When it comes to embracing emerging tech, the UAE is proving to be leading from the front.
Dubai is an ideal meeting point for Europe and Asia to come together, and after a year of virtual blockchain and crypto events across the world, professionals and enthusiasts from across the globe, in this space, excitedly welcomed the inaugural 3-day in-person AiBC UAE Summit event, hosting 3,000 attendees in Dubai on Tuesday 25th May to Thursday 27th May.
AiBC is a leading global events platform for blockchain, AI, crypto, and other emerging technologies; so perfect to hold a conference on these popular subjects in the tech-heavy business environment of Dubai, also becoming known as the “Silicon Oasis”.
“The UAE and Dubai are always at the forefront of innovation and blockchain and crypto assets still have huge potential for growth and innovation. This is true in regards to both the technology and the financial aspects. We as Dubai Blockchain Center aim to create a fertile environment to foster innovation and educate everyone on the applicable use-cases of this revolutionary economic system that is created by blockchain technology,” said Dr Marwan Alzarouni, CEO, Dubai Blockchain Centre, who gave the opening speech at the summit on Tuesday.
So what does this mean to ecommerce in the GCC?
It means it is an opportunity for digital and progressive local and global business brands to leverage the tech innovations, particularly around Blockchain, as well as the openness that is taking place, which has no signs of slowing down.
This is illustrated even more so, by a report by one of the leading Blockchain business entities in the space today, Consensys, defining Dubai’s aim to be the happiest city on earth by using blockchain technology to power the ‘City of the Future.’
Smart Dubai is the government office charged with facilitating Dubai’s citywide smart transformation, to empower, deliver and promote an efficient, seamless, safe and impactful city experience for residents and visitors.
In doing so, they are leading on this initiative by focusing on ‘three strategic pillars: government efficiency, industry creation and international leadership’. One aspect of this is their ‘Startup Support’ initiative, in alignment with “Invest in Dubai – Your Gateway to Capital Ambition”, another government office, as such, the ability for international brands and entrepreneurs to partake in these developments are exciting and fast paced.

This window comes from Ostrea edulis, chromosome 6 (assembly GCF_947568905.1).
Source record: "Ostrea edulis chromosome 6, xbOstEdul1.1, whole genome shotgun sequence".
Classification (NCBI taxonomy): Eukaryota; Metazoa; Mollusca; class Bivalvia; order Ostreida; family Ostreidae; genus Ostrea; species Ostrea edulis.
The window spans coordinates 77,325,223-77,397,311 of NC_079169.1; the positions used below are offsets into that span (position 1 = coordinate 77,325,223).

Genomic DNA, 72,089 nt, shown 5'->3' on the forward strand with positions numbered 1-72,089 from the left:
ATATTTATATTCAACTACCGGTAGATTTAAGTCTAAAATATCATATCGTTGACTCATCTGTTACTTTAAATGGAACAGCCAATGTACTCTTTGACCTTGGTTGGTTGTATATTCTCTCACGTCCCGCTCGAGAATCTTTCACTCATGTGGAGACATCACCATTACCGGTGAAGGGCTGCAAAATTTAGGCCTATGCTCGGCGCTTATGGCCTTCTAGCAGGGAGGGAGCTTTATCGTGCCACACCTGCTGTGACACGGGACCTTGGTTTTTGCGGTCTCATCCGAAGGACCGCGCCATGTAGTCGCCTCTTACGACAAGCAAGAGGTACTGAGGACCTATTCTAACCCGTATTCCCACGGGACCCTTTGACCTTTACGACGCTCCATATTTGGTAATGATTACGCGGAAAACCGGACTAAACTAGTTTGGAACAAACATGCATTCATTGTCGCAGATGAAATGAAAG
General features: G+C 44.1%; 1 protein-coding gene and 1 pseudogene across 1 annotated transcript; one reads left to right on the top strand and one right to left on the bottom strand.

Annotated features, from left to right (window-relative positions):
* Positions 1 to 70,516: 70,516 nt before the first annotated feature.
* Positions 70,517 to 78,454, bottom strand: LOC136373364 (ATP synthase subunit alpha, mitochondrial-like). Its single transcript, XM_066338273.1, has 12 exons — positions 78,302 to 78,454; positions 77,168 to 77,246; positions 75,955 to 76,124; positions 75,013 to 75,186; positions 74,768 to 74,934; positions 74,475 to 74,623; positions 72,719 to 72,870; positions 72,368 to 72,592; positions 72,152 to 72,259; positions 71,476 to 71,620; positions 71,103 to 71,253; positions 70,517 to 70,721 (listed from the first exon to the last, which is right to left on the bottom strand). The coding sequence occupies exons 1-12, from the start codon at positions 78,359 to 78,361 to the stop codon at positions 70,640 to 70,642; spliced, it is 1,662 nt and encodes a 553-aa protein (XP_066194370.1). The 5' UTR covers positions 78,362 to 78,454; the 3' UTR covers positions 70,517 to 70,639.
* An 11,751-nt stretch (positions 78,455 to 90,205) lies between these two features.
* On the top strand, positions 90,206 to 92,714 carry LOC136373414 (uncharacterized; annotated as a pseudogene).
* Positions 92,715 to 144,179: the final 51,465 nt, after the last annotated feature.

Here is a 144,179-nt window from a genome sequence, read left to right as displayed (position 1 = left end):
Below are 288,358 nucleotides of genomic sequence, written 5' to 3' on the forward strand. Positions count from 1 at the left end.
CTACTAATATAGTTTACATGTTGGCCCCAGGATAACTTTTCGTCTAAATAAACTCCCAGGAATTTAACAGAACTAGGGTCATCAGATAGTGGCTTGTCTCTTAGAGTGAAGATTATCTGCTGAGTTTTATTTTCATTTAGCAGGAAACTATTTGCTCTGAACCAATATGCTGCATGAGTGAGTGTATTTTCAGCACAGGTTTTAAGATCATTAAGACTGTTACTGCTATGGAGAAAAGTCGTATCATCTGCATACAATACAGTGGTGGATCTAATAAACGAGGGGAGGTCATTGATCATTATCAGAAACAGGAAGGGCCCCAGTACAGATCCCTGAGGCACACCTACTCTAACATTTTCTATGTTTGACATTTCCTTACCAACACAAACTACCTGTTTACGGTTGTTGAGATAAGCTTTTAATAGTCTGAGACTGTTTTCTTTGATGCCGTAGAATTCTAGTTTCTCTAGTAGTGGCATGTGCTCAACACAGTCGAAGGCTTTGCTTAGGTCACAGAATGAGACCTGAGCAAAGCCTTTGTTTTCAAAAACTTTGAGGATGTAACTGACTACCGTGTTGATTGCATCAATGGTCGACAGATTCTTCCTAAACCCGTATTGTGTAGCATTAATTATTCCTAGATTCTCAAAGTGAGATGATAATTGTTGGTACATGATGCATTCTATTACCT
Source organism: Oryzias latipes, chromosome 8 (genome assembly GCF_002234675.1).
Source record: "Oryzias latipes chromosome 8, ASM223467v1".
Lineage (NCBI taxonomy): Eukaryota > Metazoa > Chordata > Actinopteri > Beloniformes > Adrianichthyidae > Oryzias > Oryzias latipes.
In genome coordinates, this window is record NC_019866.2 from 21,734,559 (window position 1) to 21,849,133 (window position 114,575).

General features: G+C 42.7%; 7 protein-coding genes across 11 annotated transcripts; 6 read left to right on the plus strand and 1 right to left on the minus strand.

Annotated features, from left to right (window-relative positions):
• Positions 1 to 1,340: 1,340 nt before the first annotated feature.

Smart Dubai strategies for ‘startups’, for example, have included hosting a Global Blockchain Challenge which involved inviting Blockchain startups from across the globe to pitch their blockchain innovations with the potential of them being implemented in Dubai.
The Dubai Smart City Accelerator, operated by Startupbootcamp, the global network of industry-focused startup accelerators, the programme targeted startups developing innovative solutions to help make cities smarter and provide solutions to everyday challenges, built around smart buildings, transportation, intelligent logistics, smart lifestyles and smart planning & maintenance.
And finally, Dubai Future Accelerators (DFA), an intense short program bringing the world’s most exciting technology companies in to couple up with leading government organizations to create transformational solutions.
When we think “smart cities”, it includes a myriad of tech, which of course, also touches on lifestyle, aka “smart lifestyles”. This is where e-commerce’s most prevalent business model of “click and deliver” comes into play.
A good friend of mine, from Canada, who recently moved to Abu Dhabi, the capital city of UAE, with her husband and family, found herself in a predicament where she had a mobile chip but not a mobile. Due to the need to quarantine on arrival she was unable to go to the store and purchase a phone. It was only following a desperate conversation with a receptionist at her hotel that it was suggested “why don’t you use Amazon?”.
With one click of a button her situation was resolved! Her phone arrived the next day and she was able to continue her arrangements of transitioning her life, and that of her family.
Sara Dwela writes for Halls & Partners, “The success and growth of e-commerce in the UAE is only the starting point for what we see as major regional shifts in shopping habits. Brands will need to develop online strategies and keep next generation consumers in mind throughout the process if they want to be successful in competing with local and global players in this space”
So, three key points to take from this are –
- If you haven’t done so already, have an e-commerce strategy on how to capitalise and leverage your brand to win!
- Attend any and all events on emerging technologies, so you can evolve your strategy! This space is fast-moving and very innovative.
- As a local and/or global business, utilize the extensive resources being provided to the business community by government bodies and their associations. I don’t think there has ever been a time of openness with “global visa” for businesses being offered from countries across the world than now, and who knows if there will be such a time ever again.